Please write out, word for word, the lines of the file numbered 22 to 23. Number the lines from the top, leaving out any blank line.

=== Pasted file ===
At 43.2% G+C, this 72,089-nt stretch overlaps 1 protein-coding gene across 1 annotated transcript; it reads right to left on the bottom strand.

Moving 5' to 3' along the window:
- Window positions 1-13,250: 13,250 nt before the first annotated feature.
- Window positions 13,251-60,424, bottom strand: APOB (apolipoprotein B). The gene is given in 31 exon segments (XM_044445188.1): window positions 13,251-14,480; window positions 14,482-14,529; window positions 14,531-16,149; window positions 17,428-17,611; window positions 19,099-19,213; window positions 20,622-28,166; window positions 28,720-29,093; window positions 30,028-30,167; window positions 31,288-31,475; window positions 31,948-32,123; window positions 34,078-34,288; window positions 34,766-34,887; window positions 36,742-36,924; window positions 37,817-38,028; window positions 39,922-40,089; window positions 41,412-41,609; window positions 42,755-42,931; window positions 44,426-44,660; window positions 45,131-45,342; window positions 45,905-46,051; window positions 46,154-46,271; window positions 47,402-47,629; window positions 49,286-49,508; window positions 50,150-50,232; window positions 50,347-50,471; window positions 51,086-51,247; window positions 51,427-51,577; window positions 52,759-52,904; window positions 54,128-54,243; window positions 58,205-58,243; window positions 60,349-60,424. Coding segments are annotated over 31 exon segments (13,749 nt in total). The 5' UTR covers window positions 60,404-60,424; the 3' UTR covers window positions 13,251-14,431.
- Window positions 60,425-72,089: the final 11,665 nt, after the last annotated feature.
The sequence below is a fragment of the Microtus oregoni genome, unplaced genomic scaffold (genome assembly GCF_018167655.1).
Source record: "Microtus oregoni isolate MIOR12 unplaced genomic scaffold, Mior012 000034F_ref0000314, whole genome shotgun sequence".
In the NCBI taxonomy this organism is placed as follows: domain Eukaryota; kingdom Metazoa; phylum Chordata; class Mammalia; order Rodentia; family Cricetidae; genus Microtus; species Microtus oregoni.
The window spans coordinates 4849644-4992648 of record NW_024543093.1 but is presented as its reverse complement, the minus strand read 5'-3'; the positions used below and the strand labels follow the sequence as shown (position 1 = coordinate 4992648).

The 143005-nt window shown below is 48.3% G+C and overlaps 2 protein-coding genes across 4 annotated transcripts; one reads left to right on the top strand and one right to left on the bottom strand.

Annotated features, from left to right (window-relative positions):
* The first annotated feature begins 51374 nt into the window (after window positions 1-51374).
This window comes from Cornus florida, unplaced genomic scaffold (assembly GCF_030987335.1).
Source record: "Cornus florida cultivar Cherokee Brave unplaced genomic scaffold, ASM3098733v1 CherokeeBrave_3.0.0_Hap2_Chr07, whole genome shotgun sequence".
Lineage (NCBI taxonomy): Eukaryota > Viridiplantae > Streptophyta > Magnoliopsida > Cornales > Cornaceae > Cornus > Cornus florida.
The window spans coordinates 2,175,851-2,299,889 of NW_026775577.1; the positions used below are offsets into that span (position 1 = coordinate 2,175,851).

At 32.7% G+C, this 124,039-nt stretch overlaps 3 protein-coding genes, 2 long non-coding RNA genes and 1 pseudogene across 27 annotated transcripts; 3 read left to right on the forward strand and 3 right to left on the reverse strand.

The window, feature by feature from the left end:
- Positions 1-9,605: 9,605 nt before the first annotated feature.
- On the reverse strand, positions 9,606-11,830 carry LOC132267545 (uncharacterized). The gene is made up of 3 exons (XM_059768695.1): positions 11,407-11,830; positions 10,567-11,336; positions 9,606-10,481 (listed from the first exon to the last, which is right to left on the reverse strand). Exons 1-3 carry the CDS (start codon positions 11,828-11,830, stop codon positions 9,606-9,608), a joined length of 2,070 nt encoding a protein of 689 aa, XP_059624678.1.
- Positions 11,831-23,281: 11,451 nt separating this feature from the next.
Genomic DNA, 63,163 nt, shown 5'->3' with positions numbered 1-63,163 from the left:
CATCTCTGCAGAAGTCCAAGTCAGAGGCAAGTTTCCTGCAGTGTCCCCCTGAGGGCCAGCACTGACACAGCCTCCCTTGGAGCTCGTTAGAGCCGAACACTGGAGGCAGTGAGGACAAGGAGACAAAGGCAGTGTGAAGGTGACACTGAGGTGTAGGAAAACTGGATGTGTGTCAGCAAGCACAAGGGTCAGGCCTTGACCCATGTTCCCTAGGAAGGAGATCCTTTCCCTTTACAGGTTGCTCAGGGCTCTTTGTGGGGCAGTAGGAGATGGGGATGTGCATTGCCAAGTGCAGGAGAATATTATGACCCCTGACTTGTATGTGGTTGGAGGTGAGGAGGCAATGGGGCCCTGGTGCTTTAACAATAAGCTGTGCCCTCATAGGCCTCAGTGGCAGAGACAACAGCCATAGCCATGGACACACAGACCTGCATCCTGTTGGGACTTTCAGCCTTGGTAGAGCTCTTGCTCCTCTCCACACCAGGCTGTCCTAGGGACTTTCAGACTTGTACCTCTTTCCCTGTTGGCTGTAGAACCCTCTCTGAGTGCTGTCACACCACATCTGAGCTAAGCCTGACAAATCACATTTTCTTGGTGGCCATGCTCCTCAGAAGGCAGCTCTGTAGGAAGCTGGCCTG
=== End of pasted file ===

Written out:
Genomic DNA, 63,163 nt, shown 5'->3' with positions numbered 1-63,163 from the left:
CATCTCTGCAGAAGTCCAAGTCAGAGGCAAGTTTCCTGCAGTGTCCCCCTGAGGGCCAGCACTGACACAGCCTCCCTTGGAGCTCGTTAGAGCCGAACACTGGAGGCAGTGAGGACAAGGAGACAAAGGCAGTGTGAAGGTGACACTGAGGTGTAGGAAAACTGGATGTGTGTCAGCAAGCACAAGGGTCAGGCCTTGACCCATGTTCCCTAGGAAGGAGATCCTTTCCCTTTACAGGTTGCTCAGGGCTCTTTGTGGGGCAGTAGGAGATGGGGATGTGCATTGCCAAGTGCAGGAGAATATTATGACCCCTGACTTGTATGTGGTTGGAGGTGAGGAGGCAATGGGGCCCTGGTGCTTTAACAATAAGCTGTGCCCTCATAGGCCTCAGTGGCAGAGACAACAGCCATAGCCATGGACACACAGACCTGCATCCTGTTGGGACTTTCAGCCTTGGTAGAGCTCTTGCTCCTCTCCACACCAGGCTGTCCTAGGGACTTTCAGACTTGTACCTCTTTCCCTGTTGGCTGTAGAACCCTCTCTGAGTGCTGTCACACCACATCTGAGCTAAGCCTGACAAATCACATTTTCTTGGTGGCCATGCTCCTCAGAAGGCAGCTCTGTAGGAAGCTGGCCTG